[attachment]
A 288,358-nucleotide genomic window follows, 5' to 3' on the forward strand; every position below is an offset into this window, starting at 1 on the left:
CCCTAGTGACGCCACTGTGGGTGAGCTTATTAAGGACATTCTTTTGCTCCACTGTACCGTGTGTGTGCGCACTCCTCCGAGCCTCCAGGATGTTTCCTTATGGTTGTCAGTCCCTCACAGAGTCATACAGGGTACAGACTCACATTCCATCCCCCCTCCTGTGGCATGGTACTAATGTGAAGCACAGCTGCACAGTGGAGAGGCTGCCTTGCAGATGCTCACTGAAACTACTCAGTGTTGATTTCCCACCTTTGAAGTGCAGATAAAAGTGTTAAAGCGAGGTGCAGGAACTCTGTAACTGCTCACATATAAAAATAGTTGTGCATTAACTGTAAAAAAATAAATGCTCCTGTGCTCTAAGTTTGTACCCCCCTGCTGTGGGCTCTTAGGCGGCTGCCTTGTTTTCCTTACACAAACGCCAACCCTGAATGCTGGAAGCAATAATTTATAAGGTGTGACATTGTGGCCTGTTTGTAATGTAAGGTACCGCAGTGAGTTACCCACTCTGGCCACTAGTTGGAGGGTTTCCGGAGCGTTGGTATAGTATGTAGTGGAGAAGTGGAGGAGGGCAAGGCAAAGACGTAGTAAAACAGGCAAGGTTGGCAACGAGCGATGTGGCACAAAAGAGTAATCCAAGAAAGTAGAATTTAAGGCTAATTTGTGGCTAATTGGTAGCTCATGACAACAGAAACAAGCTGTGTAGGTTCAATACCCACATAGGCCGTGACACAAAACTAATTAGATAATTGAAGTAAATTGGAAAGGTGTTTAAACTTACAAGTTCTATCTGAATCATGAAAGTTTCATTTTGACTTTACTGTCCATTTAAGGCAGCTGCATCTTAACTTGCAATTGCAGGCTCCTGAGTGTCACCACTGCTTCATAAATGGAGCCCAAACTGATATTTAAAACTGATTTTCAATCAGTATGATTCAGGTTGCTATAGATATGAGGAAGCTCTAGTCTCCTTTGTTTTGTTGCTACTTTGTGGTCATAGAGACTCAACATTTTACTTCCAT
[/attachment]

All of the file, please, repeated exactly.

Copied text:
A 288,358-nucleotide genomic window follows, 5' to 3' on the forward strand; every position below is an offset into this window, starting at 1 on the left:
CCCTAGTGACGCCACTGTGGGTGAGCTTATTAAGGACATTCTTTTGCTCCACTGTACCGTGTGTGTGCGCACTCCTCCGAGCCTCCAGGATGTTTCCTTATGGTTGTCAGTCCCTCACAGAGTCATACAGGGTACAGACTCACATTCCATCCCCCCTCCTGTGGCATGGTACTAATGTGAAGCACAGCTGCACAGTGGAGAGGCTGCCTTGCAGATGCTCACTGAAACTACTCAGTGTTGATTTCCCACCTTTGAAGTGCAGATAAAAGTGTTAAAGCGAGGTGCAGGAACTCTGTAACTGCTCACATATAAAAATAGTTGTGCATTAACTGTAAAAAAATAAATGCTCCTGTGCTCTAAGTTTGTACCCCCCTGCTGTGGGCTCTTAGGCGGCTGCCTTGTTTTCCTTACACAAACGCCAACCCTGAATGCTGGAAGCAATAATTTATAAGGTGTGACATTGTGGCCTGTTTGTAATGTAAGGTACCGCAGTGAGTTACCCACTCTGGCCACTAGTTGGAGGGTTTCCGGAGCGTTGGTATAGTATGTAGTGGAGAAGTGGAGGAGGGCAAGGCAAAGACGTAGTAAAACAGGCAAGGTTGGCAACGAGCGATGTGGCACAAAAGAGTAATCCAAGAAAGTAGAATTTAAGGCTAATTTGTGGCTAATTGGTAGCTCATGACAACAGAAACAAGCTGTGTAGGTTCAATACCCACATAGGCCGTGACACAAAACTAATTAGATAATTGAAGTAAATTGGAAAGGTGTTTAAACTTACAAGTTCTATCTGAATCATGAAAGTTTCATTTTGACTTTACTGTCCATTTAAGGCAGCTGCATCTTAACTTGCAATTGCAGGCTCCTGAGTGTCACCACTGCTTCATAAATGGAGCCCAAACTGATATTTAAAACTGATTTTCAATCAGTATGATTCAGGTTGCTATAGATATGAGGAAGCTCTAGTCTCCTTTGTTTTGTTGCTACTTTGTGGTCATAGAGACTCAACATTTTACTTCCAT